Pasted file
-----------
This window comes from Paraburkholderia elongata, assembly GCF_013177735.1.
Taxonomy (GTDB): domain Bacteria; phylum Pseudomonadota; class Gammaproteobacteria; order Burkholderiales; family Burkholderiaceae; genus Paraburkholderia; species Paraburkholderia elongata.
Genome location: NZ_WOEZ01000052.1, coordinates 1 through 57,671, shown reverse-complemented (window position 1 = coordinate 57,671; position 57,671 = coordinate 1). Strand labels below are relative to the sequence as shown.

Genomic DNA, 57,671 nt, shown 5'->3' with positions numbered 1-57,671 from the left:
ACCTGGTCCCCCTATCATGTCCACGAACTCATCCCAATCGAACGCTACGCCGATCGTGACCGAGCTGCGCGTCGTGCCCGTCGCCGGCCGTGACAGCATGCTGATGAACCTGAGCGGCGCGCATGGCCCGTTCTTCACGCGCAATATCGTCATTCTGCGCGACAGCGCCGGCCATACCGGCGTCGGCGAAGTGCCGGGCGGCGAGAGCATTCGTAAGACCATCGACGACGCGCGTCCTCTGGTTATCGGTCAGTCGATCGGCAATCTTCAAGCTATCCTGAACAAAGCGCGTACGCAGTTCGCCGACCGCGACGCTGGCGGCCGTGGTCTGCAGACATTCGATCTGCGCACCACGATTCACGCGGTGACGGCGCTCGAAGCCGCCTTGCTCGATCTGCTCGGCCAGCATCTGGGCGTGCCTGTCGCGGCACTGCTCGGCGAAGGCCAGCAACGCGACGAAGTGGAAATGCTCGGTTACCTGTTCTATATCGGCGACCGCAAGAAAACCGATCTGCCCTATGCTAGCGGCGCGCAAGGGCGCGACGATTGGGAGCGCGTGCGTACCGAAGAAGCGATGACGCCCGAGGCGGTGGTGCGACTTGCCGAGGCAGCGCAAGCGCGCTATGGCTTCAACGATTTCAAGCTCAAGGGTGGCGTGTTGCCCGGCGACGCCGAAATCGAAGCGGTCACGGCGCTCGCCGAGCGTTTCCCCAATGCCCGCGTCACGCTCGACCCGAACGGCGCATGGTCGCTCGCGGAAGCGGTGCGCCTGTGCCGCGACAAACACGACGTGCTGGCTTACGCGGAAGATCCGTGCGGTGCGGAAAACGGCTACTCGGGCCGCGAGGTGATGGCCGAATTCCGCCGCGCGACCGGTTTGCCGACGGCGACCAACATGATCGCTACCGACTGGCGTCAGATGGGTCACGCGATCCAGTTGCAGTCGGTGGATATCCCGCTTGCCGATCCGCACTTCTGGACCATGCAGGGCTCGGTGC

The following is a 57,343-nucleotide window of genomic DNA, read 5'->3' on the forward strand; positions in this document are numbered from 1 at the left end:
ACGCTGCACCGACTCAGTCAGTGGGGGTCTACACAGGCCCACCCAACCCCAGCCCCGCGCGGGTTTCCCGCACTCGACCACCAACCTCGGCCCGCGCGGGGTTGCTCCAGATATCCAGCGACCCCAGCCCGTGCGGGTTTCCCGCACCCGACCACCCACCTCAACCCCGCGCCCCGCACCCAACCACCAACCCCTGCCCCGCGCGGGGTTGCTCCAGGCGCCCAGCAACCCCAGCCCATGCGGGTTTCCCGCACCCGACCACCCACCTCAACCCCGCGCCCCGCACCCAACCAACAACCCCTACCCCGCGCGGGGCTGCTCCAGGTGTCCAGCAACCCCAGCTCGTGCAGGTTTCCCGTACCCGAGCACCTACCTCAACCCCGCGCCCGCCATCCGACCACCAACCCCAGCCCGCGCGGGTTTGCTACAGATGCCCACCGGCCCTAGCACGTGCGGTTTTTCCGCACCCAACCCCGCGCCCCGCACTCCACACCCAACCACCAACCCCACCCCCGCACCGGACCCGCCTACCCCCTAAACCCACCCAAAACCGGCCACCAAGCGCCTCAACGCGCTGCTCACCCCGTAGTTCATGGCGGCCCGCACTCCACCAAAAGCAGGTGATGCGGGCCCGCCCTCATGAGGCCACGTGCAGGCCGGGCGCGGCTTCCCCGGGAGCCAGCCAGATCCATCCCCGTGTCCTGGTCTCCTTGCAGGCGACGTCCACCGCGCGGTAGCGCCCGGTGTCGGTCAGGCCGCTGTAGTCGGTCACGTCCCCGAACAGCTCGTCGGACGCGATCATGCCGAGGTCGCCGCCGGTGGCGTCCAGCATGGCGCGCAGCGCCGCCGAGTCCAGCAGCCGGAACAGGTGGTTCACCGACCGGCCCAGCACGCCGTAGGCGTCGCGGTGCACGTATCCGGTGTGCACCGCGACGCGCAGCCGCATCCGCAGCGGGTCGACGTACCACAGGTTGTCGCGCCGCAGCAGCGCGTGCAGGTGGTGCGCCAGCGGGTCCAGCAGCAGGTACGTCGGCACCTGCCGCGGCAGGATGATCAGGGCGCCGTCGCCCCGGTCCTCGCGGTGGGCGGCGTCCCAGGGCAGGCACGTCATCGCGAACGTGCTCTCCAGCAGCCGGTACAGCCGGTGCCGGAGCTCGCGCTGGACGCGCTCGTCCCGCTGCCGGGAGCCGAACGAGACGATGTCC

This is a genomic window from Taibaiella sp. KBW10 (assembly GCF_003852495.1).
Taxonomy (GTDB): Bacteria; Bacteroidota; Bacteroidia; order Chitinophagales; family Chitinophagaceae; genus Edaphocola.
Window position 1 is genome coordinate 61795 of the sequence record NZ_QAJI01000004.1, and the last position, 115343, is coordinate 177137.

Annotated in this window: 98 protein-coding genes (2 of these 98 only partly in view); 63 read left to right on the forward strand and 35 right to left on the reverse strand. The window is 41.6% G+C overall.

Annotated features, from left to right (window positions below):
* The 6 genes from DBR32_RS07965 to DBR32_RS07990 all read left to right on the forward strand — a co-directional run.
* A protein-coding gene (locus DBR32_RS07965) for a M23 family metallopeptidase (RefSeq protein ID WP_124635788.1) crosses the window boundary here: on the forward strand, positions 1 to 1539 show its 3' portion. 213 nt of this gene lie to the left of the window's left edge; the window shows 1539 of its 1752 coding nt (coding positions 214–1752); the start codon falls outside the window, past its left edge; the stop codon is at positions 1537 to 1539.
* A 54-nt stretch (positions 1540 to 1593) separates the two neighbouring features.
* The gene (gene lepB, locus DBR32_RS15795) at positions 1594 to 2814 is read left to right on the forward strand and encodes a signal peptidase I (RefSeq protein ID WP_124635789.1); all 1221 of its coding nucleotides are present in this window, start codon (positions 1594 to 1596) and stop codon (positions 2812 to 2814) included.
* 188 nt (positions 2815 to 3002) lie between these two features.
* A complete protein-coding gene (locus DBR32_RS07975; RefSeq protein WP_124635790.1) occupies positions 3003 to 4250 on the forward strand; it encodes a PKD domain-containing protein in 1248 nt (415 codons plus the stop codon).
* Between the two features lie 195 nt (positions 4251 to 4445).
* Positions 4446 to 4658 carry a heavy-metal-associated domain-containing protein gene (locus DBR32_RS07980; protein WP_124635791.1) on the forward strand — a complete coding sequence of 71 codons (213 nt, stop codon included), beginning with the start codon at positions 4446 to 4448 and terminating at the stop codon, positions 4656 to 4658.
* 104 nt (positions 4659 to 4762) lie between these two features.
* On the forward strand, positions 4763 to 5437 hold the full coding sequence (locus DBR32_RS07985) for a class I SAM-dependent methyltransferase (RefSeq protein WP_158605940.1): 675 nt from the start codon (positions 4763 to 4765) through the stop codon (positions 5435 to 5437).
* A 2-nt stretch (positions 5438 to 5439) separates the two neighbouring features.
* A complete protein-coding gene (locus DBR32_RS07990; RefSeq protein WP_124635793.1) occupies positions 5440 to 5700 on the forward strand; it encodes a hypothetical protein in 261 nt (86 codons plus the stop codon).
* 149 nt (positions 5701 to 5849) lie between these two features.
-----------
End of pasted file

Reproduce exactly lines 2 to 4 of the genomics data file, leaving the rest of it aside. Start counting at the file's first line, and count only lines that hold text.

Taxonomy (GTDB): domain Bacteria; phylum Pseudomonadota; class Gammaproteobacteria; order Burkholderiales; family Burkholderiaceae; genus Paraburkholderia; species Paraburkholderia elongata.
Genome location: NZ_WOEZ01000052.1, coordinates 1 through 57,671, shown reverse-complemented (window position 1 = coordinate 57,671; position 57,671 = coordinate 1). Strand labels below are relative to the sequence as shown.

Genomic DNA, 57,671 nt, shown 5'->3' with positions numbered 1-57,671 from the left: